“Enrique is the best example of Port St. Vincent de Paul,” Nick Fatsis, Port St. Vincent de Paul Director, said. “The way he’s living and taking care of his business is setting an example for the other men. I wish I could clone him. He’s really that impressive.”
Enrique is a current resident of Port St. Vincent de Paul which provides a home and hope for up to 30 men as they transition out of homelessness, prison, or struggles with addiction or mental illness. The 24-hour staff help men like Enrique navigate life challenges, apply for jobs, rest and stabilize, find permanent homes and restore their hope for the future.
Accompaniment on a new path
Enrique’s new path of hope is made possible by your generosity and your care for him and many men working to change their lives for the better. His journey could not be realized without you – your donation of goods, volunteer support, shopping at our thrift stores, and monetary gifts.
You and the Society of St. Vincent de Paul — Madison have embraced Enrique and are accompanying him along his new path of hope.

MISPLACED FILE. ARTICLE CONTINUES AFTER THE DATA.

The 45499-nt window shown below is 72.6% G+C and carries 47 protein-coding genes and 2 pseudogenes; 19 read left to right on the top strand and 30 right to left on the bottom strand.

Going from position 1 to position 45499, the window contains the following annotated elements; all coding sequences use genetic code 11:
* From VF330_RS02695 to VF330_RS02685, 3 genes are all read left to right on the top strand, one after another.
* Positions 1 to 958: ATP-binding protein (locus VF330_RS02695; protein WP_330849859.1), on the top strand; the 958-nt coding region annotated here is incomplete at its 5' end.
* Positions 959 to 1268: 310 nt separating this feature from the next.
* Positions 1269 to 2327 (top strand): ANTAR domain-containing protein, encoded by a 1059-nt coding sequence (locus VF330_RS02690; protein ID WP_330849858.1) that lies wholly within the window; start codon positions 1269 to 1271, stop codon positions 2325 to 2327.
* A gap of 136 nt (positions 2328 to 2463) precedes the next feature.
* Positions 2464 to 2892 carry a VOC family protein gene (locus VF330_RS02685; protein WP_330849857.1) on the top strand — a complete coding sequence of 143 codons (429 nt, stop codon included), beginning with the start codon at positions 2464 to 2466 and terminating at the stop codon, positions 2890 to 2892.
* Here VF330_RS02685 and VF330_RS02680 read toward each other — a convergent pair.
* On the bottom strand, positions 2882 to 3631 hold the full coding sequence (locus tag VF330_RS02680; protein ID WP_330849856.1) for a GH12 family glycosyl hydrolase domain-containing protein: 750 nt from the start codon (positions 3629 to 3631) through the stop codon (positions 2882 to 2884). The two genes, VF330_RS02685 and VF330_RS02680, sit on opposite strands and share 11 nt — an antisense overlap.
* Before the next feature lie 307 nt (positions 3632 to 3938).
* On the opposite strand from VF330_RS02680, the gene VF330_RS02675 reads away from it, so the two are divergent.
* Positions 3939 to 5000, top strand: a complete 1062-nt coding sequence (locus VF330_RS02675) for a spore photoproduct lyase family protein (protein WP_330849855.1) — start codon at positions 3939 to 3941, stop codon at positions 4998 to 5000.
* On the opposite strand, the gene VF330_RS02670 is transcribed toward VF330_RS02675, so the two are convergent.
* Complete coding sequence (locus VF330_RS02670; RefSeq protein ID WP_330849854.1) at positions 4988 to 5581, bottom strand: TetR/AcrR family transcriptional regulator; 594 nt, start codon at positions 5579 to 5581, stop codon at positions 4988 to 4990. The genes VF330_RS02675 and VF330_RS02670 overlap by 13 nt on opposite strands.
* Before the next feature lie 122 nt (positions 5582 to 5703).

In addition to being a model Port resident, Enrique is a St. Vincent de Paul — Madison employee who recently earned a promotion at the Processing Center. He joined the staff while serving a sentence at Oakhill Correctional Institution.
“While I was in prison, I worked my way down to the custody level to be able to get a job in the community,” Enrique said. “And that’s where I met John Cobb (Associate Director of Retail Operations) and he hired me, gave me a job at the Processing Center and this is how this all started. If John didn’t give me the chance, I know I wouldn’t be doing as well as I am doing.”
“If I didn’t get the opportunity to work I would have gone back to Milwaukee and wound up right back into the mix,” Enrique continued. “I probably would have ended up doing drugs again, coming back to prison. John put me in touch with Nick and talked to the social worker and my probation officer, they got in touch and set it all up and here I am.”
What started was a transition from incarceration to full-time employment and support to plan his next steps in life while living at Port St. Vincent de Paul. Enrique is now working towards building a new life with your help and continued support.
The people who help
Enrique credits the personal connections he has made through St. Vincent de Paul with helping him be successful.